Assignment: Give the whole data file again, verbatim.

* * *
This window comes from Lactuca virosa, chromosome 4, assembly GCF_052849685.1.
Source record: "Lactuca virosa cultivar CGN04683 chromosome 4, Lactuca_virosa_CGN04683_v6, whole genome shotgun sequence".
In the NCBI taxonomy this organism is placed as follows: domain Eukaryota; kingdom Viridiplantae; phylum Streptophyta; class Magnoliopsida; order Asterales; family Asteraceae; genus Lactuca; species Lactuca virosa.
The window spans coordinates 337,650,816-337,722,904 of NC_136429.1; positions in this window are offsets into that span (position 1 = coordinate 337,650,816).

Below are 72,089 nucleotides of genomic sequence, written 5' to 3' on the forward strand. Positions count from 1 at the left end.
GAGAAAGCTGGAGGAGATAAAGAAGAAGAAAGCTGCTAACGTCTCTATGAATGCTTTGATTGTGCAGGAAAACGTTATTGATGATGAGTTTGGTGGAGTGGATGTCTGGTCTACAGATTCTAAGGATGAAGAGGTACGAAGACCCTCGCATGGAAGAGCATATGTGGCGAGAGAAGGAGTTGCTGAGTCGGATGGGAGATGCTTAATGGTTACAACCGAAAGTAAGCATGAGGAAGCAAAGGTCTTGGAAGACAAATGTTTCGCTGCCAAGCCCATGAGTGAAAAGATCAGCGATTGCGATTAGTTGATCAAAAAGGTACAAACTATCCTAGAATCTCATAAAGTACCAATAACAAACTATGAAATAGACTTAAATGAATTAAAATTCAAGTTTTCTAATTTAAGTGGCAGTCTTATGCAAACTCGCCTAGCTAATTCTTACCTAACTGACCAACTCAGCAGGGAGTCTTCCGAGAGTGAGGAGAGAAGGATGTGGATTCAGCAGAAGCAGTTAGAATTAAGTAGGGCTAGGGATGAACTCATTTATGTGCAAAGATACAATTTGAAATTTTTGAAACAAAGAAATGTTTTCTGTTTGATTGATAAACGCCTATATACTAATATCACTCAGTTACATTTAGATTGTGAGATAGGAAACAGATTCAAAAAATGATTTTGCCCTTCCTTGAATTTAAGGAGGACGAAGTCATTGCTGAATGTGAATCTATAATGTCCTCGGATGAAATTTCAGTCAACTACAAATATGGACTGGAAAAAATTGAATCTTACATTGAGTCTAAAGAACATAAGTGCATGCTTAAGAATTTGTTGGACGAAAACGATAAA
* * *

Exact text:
This window comes from Lactuca virosa, chromosome 4, assembly GCF_052849685.1.
Source record: "Lactuca virosa cultivar CGN04683 chromosome 4, Lactuca_virosa_CGN04683_v6, whole genome shotgun sequence".
In the NCBI taxonomy this organism is placed as follows: domain Eukaryota; kingdom Viridiplantae; phylum Streptophyta; class Magnoliopsida; order Asterales; family Asteraceae; genus Lactuca; species Lactuca virosa.
The window spans coordinates 337,650,816-337,722,904 of NC_136429.1; positions in this window are offsets into that span (position 1 = coordinate 337,650,816).

Below are 72,089 nucleotides of genomic sequence, written 5' to 3' on the forward strand. Positions count from 1 at the left end.
GAGAAAGCTGGAGGAGATAAAGAAGAAGAAAGCTGCTAACGTCTCTATGAATGCTTTGATTGTGCAGGAAAACGTTATTGATGATGAGTTTGGTGGAGTGGATGTCTGGTCTACAGATTCTAAGGATGAAGAGGTACGAAGACCCTCGCATGGAAGAGCATATGTGGCGAGAGAAGGAGTTGCTGAGTCGGATGGGAGATGCTTAATGGTTACAACCGAAAGTAAGCATGAGGAAGCAAAGGTCTTGGAAGACAAATGTTTCGCTGCCAAGCCCATGAGTGAAAAGATCAGCGATTGCGATTAGTTGATCAAAAAGGTACAAACTATCCTAGAATCTCATAAAGTACCAATAACAAACTATGAAATAGACTTAAATGAATTAAAATTCAAGTTTTCTAATTTAAGTGGCAGTCTTATGCAAACTCGCCTAGCTAATTCTTACCTAACTGACCAACTCAGCAGGGAGTCTTCCGAGAGTGAGGAGAGAAGGATGTGGATTCAGCAGAAGCAGTTAGAATTAAGTAGGGCTAGGGATGAACTCATTTATGTGCAAAGATACAATTTGAAATTTTTGAAACAAAGAAATGTTTTCTGTTTGATTGATAAACGCCTATATACTAATATCACTCAGTTACATTTAGATTGTGAGATAGGAAACAGATTCAAAAAATGATTTTGCCCTTCCTTGAATTTAAGGAGGACGAAGTCATTGCTGAATGTGAATCTATAATGTCCTCGGATGAAATTTCAGTCAACTACAAATATGGACTGGAAAAAATTGAATCTTACATTGAGTCTAAAGAACATAAGTGCATGCTTAAGAATTTGTTGGACGAAAACGATAAA